A World after Liberalism by Matthew Rose

A World after Liberalism by Matthew Rose

Author:Matthew Rose
Language: eng
Format: epub
Publisher: Yale University Press
Published: 2021-09-15T00:00:00+00:00


Nothing has done more to marginalize Benoist in French intellectual life than his positions, stated or suspected, on race. He bears the lasting stigma of early writings, published under a pseudonym, in which he espoused racist views. “The objective study of history,” he wrote in 1966, “shows that only the European race has continued to progress since it appeared, contrary to races stagnant in their development.”38 Benoist later repented of his chauvinism, as well as for his support for European colonialism, but he maintained professional connections with racist thinkers well into the next decade. His correspondence includes a revealing exchange, over a five-year period, with a leading American white supremacist and anti-Semite (who shared Benoist’s admiration for Yockey).39

Although Benoist has publicly disavowed racist ideas for more than three decades, an ambiguity lingers. His writings are often published and translated by small presses with controversial catalogues, and he is known to affiliate with groups with reputations for promoting ethno-nationalism. Across Europe, a network of small magazines and study circles on the far right take inspiration from his writing, and he remains ambiguously active in their work.40 He is usually careful to note that he dissents from their views on race, as he did in a 2013 address to a white nationalist conference in the United States. But his talk of the importance of “genetic ties” and “carnal homelands” clearly resonates with a new generation of white nationalists, who are eager to claim him as an ally.41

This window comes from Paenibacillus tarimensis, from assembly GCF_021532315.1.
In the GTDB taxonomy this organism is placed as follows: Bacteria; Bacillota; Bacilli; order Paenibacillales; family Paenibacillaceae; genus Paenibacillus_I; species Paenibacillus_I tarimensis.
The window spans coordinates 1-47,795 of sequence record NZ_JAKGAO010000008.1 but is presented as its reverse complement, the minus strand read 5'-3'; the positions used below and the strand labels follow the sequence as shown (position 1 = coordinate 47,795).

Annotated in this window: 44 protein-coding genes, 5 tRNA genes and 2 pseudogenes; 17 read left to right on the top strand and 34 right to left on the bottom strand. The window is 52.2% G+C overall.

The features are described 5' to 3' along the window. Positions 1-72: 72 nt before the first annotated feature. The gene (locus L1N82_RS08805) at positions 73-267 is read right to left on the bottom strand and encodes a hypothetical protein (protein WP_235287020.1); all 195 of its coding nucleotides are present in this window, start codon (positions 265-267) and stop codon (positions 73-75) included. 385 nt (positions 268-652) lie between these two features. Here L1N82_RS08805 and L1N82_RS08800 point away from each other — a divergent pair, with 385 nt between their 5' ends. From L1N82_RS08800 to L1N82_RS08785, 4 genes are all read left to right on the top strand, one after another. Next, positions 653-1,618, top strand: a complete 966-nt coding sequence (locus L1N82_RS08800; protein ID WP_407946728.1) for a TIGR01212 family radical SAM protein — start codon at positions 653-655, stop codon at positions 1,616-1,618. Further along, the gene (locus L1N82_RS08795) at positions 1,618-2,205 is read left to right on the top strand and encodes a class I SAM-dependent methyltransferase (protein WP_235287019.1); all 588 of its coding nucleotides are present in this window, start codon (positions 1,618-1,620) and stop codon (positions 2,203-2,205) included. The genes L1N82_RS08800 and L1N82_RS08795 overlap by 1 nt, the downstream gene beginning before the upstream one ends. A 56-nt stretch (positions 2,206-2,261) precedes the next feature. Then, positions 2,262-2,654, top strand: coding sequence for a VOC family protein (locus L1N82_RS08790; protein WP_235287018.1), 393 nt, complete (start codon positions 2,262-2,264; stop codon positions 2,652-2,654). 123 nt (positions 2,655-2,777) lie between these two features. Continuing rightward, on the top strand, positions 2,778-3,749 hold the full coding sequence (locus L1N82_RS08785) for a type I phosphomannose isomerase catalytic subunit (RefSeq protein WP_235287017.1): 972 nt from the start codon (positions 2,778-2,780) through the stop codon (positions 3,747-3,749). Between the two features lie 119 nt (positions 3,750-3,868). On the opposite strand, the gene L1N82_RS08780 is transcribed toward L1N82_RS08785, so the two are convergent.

Is Benoist a racist? The question is fair, and its answer depends on the definition of the term. If racism means a belief in the inherent supremacy or inferiority of a racial group, Benoist is innocent of the charge, though for idiosyncratic reasons. The problem with racial supremacism is not that it offends racial equality. Benoist, as we will see, rejects egalitarian doctrines too. The problem is that it promotes a form of universalism. To assert that one race is superior in some qualitative respect is to adopt a universal measurement. But because Benoist denies that any such perspective exists—there are no neutral points of view, only the interpretations from within a given culture—he also denies that any racial group can be considered inherently better or worse than another. “The concept of the superiority of one nation, one people, one race, or one civilization is absurd,” he cautions.42

If racism instead means the belief that race is the primary element in human history, or the determinant of an individual’s worth, then Benoist is not a racist either. Though he has shown a curiosity about antiquated forms of racial science, he argues that its views of race are reductive. Race is not a biological “essence” or a theoretical category that can plausibly explain individual or group behavior by itself. To posit a “mechanistic” relationship between race and behavior, he argues, is to make a profound anthropological error.43 The defining characteristic of human beings is not their genotype or phenotype. It is their culture-making capacity. Benoist is in this


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